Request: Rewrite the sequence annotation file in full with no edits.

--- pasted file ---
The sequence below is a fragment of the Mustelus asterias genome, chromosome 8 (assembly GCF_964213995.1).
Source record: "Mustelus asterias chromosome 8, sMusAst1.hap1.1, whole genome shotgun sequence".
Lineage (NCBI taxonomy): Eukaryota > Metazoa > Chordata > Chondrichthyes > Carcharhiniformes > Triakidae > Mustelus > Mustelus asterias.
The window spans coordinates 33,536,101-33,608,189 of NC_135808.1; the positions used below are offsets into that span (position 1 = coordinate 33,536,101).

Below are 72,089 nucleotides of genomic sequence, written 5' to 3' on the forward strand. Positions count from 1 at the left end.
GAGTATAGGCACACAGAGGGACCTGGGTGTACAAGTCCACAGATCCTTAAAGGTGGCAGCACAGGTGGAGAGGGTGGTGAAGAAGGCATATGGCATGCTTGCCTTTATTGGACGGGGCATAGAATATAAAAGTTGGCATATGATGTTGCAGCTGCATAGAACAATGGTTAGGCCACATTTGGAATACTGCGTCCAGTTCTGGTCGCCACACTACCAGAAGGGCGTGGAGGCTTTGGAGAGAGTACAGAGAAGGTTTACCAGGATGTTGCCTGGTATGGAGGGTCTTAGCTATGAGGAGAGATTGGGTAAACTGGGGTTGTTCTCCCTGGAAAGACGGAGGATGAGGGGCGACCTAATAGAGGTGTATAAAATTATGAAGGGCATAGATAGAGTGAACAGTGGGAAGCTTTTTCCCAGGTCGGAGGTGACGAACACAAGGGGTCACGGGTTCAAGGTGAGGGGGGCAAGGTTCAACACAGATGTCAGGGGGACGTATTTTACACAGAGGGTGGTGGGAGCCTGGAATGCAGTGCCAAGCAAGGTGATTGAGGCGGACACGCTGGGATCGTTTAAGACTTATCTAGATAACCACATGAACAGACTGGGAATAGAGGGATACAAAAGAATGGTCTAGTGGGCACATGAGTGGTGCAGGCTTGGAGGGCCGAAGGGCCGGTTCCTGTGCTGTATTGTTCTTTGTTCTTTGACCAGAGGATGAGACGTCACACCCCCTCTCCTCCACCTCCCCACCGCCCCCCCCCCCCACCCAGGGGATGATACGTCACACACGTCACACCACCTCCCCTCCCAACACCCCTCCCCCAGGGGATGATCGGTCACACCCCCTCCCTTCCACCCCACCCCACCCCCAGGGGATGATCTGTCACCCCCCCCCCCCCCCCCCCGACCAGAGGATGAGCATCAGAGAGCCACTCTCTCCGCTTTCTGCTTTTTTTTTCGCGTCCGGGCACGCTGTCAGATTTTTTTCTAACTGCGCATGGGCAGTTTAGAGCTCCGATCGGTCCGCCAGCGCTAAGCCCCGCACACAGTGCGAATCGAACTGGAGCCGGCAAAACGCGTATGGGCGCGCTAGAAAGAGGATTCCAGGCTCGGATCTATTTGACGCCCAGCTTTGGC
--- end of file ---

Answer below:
The sequence below is a fragment of the Mustelus asterias genome, chromosome 8 (assembly GCF_964213995.1).
Source record: "Mustelus asterias chromosome 8, sMusAst1.hap1.1, whole genome shotgun sequence".
Lineage (NCBI taxonomy): Eukaryota > Metazoa > Chordata > Chondrichthyes > Carcharhiniformes > Triakidae > Mustelus > Mustelus asterias.
The window spans coordinates 33,536,101-33,608,189 of NC_135808.1; the positions used below are offsets into that span (position 1 = coordinate 33,536,101).

Below are 72,089 nucleotides of genomic sequence, written 5' to 3' on the forward strand. Positions count from 1 at the left end.
GAGTATAGGCACACAGAGGGACCTGGGTGTACAAGTCCACAGATCCTTAAAGGTGGCAGCACAGGTGGAGAGGGTGGTGAAGAAGGCATATGGCATGCTTGCCTTTATTGGACGGGGCATAGAATATAAAAGTTGGCATATGATGTTGCAGCTGCATAGAACAATGGTTAGGCCACATTTGGAATACTGCGTCCAGTTCTGGTCGCCACACTACCAGAAGGGCGTGGAGGCTTTGGAGAGAGTACAGAGAAGGTTTACCAGGATGTTGCCTGGTATGGAGGGTCTTAGCTATGAGGAGAGATTGGGTAAACTGGGGTTGTTCTCCCTGGAAAGACGGAGGATGAGGGGCGACCTAATAGAGGTGTATAAAATTATGAAGGGCATAGATAGAGTGAACAGTGGGAAGCTTTTTCCCAGGTCGGAGGTGACGAACACAAGGGGTCACGGGTTCAAGGTGAGGGGGGCAAGGTTCAACACAGATGTCAGGGGGACGTATTTTACACAGAGGGTGGTGGGAGCCTGGAATGCAGTGCCAAGCAAGGTGATTGAGGCGGACACGCTGGGATCGTTTAAGACTTATCTAGATAACCACATGAACAGACTGGGAATAGAGGGATACAAAAGAATGGTCTAGTGGGCACATGAGTGGTGCAGGCTTGGAGGGCCGAAGGGCCGGTTCCTGTGCTGTATTGTTCTTTGTTCTTTGACCAGAGGATGAGACGTCACACCCCCTCTCCTCCACCTCCCCACCGCCCCCCCCCCCCACCCAGGGGATGATACGTCACACACGTCACACCACCTCCCCTCCCAACACCCCTCCCCCAGGGGATGATCGGTCACACCCCCTCCCTTCCACCCCACCCCACCCCCAGGGGATGATCTGTCACCCCCCCCCCCCCCCCCCCGACCAGAGGATGAGCATCAGAGAGCCACTCTCTCCGCTTTCTGCTTTTTTTTTCGCGTCCGGGCACGCTGTCAGATTTTTTTCTAACTGCGCATGGGCAGTTTAGAGCTCCGATCGGTCCGCCAGCGCTAAGCCCCGCACACAGTGCGAATCGAACTGGAGCCGGCAAAACGCGTATGGGCGCGCTAGAAAGAGGATTCCAGGCTCGGATCTATTTGACGCCCAGCTTTGGC